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GUIDE: Linux Mint 18.3 Cinnamon with Nvidia GPU(s)

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Howdy

Senior member
Nov 12, 2017
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Tried it and initially failed, did some other sudo stuff and failed, did some more stuff and failed attempted one last time annnnnnnnnnnddddddddd

FINALLY IT WORKED!!!!!!!!

I do not know which stuff made it work but I AM NOT touching it!!!! It is running and that's fine with me.
So there are a few more points coming in from my machines.
 

biodoc

Diamond Member
Dec 29, 2005
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Tried it and initially failed, did some other sudo stuff and failed, did some more stuff and failed attempted one last time annnnnnnnnnnddddddddd

FINALLY IT WORKED!!!!!!!!

I do not know which stuff made it work but I AM NOT touching it!!!! It is running and that's fine with me.
So there are a few more points coming in from my machines.

That's great! Congrats!:beermug:
 

crashtech

Diamond Member
Jan 4, 2013
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So... 1 down, 9 to go. Mint 18.3 is running on one of my 3930K machines with a 1060. Thanks to everyone who contributed valuable information in this thread. Both BOINC and F@H seem to be humming along nicely, with only one remaining snag that I can see:

This particular machine needs to be located away from wired Ethernet, and has a USB wireless adapter that has a slight case of narcolepsy. In Windows, it's easy enough to find where to configure power management and simply uncheck a box that will prevent the adapter from sleeping. In Linux, I'm lost when it comes to this. I don't think the GUI incorporates any means of controlling wifi adapters aside from joining a network. Right now, the fix is to physically yank the adapter out and plug it back in, something that won't always be possible.
 

biodoc

Diamond Member
Dec 29, 2005
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So... 1 down, 9 to go. Mint 18.3 is running on one of my 3930K machines with a 1060. Thanks to everyone who contributed valuable information in this thread. Both BOINC and F@H seem to be humming along nicely, with only one remaining snag that I can see:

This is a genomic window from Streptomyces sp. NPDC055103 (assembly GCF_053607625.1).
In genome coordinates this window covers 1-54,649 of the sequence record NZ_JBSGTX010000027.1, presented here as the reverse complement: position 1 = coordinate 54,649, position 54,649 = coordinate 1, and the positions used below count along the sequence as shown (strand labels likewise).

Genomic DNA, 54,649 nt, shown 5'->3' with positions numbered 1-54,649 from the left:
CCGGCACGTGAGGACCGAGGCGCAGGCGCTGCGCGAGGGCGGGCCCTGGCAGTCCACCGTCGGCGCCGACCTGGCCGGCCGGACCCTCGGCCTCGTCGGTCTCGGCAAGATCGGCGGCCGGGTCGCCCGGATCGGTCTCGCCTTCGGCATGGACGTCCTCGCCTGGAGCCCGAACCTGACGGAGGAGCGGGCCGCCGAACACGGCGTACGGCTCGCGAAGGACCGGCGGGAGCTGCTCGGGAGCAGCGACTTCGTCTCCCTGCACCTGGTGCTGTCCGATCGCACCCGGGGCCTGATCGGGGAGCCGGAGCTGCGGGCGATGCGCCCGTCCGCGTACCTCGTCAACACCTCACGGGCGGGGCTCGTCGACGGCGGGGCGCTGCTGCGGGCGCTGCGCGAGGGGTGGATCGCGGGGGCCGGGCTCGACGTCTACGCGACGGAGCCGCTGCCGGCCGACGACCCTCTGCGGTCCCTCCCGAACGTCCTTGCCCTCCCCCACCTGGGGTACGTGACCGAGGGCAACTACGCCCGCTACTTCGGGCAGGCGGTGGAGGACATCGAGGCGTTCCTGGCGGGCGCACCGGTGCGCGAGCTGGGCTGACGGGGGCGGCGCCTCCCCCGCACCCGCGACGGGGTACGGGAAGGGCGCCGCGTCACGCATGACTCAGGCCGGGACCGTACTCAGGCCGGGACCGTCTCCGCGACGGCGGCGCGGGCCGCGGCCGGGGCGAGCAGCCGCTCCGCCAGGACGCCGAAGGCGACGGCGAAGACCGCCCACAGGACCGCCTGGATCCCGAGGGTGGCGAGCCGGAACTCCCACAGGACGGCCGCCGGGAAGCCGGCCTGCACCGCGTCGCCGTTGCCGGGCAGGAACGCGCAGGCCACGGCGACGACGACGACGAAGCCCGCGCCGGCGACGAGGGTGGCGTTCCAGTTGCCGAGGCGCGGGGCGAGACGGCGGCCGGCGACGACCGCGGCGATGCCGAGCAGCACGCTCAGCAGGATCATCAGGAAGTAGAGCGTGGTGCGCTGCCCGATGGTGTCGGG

This particular machine needs to be located away from wired Ethernet, and has a USB wireless adapter that has a slight case of narcolepsy. In Windows, it's easy enough to find where to configure power management and simply uncheck a box that will prevent the adapter from sleeping. In Linux, I'm lost when it comes to this. I don't think the GUI incorporates any means of controlling wifi adapters aside from joining a network. Right now, the fix is to physically yank the adapter out and plug it back in, something that won't always be possible.
I don't have wireless adapters on my linux machines but after some google searches, I found a potential solution.

In a terminal run:

iwconfig

If you see a line (like below) for power management for your wireless adapter and it is on, then you need to turn it off.

Power Management: on


To turn off wireless power management follow these instructions (Source):

Open this file with your text editor, let's use nano for example:

sudo nano /etc/NetworkManager/conf.d/default-wifi-powersave-on.conf

By default there is

wifi.powersave = 3

Just change it to a value of 2.

The change will be active upon the next reboot.

The values for the powersave field are:

NM_SETTING_WIRELESS_POWERSAVE_DEFAULT (0): use the default value
NM_SETTING_WIRELESS_POWERSAVE_IGNORE (1): don't touch existing setting
NM_SETTING_WIRELESS_POWERSAVE_DISABLE (2): disable powersave
NM_SETTING_WIRELESS_POWERSAVE_ENABLE (3): enable powersave

After rebooting check to see if power management for the wireless adapter is off: